Nxchange chief executive Marleen Evertsz states, “The solution simplifies the way investors can invest in businesses and other issuers. Block chain technology also offers a wider future perspective to facilitate transactions in multiple asset categories in distributed networks.”
This article is for information purposes only and is not to be construed as financial information for any purpose such as investment or speculation and it is the responsibility of the reader to perform proper due diligence before acting upon any of the information provided. We recommend that you consult with a licensed, qualified investment advisor before making any investment decisions.
This article is for information purposes only and is not to be construed as financial information for any purposes such as investment or speculation and it is the responsibility of the reader to perform proper due diligence before acting upon any of the information provided. We recommend that you consult with a licensed, qualified investment advisor before making any investment decisions.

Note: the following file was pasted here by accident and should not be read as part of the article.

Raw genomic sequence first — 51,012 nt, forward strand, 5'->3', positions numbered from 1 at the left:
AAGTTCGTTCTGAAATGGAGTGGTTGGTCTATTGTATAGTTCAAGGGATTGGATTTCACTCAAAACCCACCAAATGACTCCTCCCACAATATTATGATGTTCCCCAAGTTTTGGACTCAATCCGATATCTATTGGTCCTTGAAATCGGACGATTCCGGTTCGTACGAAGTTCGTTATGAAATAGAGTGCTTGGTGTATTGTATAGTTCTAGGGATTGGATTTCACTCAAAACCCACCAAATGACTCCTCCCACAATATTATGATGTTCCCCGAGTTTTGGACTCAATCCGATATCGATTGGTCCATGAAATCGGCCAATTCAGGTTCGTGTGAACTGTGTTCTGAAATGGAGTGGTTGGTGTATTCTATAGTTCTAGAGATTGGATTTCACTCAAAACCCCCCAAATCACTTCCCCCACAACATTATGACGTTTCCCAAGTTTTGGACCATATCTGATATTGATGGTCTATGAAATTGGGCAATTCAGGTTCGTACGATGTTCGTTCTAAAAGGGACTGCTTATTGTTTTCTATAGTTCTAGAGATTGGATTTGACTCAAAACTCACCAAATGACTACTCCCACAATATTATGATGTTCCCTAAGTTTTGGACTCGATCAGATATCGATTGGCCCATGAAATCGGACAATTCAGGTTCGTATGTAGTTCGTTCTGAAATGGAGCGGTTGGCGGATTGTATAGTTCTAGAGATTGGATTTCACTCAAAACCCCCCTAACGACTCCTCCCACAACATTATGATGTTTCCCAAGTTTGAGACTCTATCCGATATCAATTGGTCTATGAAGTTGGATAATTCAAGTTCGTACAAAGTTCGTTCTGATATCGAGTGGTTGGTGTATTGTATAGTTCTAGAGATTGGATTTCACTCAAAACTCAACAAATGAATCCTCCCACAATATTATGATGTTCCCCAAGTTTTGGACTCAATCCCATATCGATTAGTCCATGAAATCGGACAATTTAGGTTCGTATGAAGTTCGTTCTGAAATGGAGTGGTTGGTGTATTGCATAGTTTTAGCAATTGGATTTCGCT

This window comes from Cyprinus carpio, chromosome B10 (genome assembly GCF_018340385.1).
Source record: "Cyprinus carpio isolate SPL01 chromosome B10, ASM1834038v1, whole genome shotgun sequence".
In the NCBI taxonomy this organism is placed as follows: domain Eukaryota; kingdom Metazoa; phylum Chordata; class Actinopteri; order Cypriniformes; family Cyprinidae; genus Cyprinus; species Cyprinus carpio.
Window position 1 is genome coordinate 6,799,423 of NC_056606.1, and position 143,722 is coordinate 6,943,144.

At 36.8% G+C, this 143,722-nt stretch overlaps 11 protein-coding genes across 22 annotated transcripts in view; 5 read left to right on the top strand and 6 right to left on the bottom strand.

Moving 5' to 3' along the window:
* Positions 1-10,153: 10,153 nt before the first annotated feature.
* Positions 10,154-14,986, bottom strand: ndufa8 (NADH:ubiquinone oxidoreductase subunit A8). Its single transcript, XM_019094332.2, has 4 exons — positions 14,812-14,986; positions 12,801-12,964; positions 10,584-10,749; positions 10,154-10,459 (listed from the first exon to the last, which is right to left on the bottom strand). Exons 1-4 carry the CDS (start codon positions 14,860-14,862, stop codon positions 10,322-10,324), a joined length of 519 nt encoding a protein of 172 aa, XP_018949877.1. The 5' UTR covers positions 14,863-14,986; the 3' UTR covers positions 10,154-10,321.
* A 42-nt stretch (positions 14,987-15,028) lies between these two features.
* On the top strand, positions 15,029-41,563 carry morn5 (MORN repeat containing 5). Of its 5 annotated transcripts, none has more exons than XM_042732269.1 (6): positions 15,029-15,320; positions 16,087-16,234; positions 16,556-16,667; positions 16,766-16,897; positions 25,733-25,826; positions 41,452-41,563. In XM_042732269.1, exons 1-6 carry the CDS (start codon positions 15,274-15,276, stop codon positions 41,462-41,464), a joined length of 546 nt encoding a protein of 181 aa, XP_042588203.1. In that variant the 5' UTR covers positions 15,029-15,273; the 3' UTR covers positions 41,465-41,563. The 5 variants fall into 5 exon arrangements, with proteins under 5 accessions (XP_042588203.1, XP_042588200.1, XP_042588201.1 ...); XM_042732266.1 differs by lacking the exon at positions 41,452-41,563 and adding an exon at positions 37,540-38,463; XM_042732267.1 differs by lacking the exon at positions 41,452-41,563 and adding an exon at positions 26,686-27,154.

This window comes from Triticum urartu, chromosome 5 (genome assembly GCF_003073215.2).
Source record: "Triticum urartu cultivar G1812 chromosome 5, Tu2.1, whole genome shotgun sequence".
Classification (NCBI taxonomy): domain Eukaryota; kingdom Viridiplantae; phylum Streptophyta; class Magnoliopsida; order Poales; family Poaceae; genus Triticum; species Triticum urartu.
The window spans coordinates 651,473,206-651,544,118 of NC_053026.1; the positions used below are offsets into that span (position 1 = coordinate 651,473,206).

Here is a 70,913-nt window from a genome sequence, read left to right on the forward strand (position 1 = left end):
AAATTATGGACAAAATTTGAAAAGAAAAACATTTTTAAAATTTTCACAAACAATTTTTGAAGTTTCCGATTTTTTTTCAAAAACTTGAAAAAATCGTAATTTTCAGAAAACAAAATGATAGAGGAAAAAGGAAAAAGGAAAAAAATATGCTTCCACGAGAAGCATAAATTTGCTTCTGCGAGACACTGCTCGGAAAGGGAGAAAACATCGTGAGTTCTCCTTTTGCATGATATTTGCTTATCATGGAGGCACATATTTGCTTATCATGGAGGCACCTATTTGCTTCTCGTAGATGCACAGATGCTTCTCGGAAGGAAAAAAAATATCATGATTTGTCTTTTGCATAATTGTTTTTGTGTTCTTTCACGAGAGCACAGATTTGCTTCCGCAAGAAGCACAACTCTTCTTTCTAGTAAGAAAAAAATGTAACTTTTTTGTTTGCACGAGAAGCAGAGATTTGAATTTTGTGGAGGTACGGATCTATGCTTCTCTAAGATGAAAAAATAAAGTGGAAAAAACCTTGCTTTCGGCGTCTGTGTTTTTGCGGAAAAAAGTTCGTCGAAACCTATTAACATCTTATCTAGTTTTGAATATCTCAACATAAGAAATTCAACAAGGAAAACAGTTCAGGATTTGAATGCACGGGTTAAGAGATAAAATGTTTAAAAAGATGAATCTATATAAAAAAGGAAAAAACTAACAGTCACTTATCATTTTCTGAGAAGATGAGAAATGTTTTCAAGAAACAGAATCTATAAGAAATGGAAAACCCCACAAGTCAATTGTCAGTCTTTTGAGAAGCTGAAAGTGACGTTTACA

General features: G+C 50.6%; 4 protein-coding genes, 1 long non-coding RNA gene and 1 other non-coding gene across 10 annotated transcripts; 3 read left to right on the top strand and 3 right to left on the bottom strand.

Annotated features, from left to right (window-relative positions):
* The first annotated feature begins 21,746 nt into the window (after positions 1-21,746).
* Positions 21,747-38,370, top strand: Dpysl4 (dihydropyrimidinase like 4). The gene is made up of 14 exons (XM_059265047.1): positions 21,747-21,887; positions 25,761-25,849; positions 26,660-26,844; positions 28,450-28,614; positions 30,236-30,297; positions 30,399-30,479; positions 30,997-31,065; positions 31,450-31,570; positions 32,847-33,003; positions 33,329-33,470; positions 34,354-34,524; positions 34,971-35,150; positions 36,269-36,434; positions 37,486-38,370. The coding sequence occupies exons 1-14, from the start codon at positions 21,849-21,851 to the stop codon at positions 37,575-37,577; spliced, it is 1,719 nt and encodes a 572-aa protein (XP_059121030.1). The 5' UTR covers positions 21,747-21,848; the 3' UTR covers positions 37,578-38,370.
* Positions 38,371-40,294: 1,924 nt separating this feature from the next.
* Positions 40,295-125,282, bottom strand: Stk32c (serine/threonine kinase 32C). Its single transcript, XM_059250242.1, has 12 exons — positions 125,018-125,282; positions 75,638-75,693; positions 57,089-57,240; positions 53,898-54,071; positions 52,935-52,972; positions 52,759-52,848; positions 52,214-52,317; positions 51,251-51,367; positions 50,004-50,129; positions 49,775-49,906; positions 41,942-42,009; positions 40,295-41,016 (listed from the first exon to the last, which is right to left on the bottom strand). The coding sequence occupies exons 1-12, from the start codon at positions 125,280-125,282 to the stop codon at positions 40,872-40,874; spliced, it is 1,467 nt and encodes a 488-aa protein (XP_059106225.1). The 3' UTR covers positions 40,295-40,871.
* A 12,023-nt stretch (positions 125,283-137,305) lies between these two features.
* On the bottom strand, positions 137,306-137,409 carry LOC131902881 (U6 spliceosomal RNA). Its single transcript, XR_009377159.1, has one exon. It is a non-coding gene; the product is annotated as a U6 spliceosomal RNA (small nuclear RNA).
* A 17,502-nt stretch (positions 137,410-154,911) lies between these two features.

* “Wet ter voorkoming van witwassen en financieren van terrorisme or Wwft [Anti-Money Laundering and Anti-Terrorist Financing Act] entered into force on 1 August 2008. The Wwft implements the EU’s Third Anti-Money Laundering Directive in Dutch national law and subsumes the pre-existing Wet identificatie bij dienstverlening or Wid [Identification (Provision of Services) Act] and the Wet melding ongebruikelijke transacties or ‘Wet MOT’ [Disclosure of Unusual Transactions (Services) Act]. The Wwft provides a comprehensive set of measures to prevent the use of the financial system for money laundering or terrorist financing.”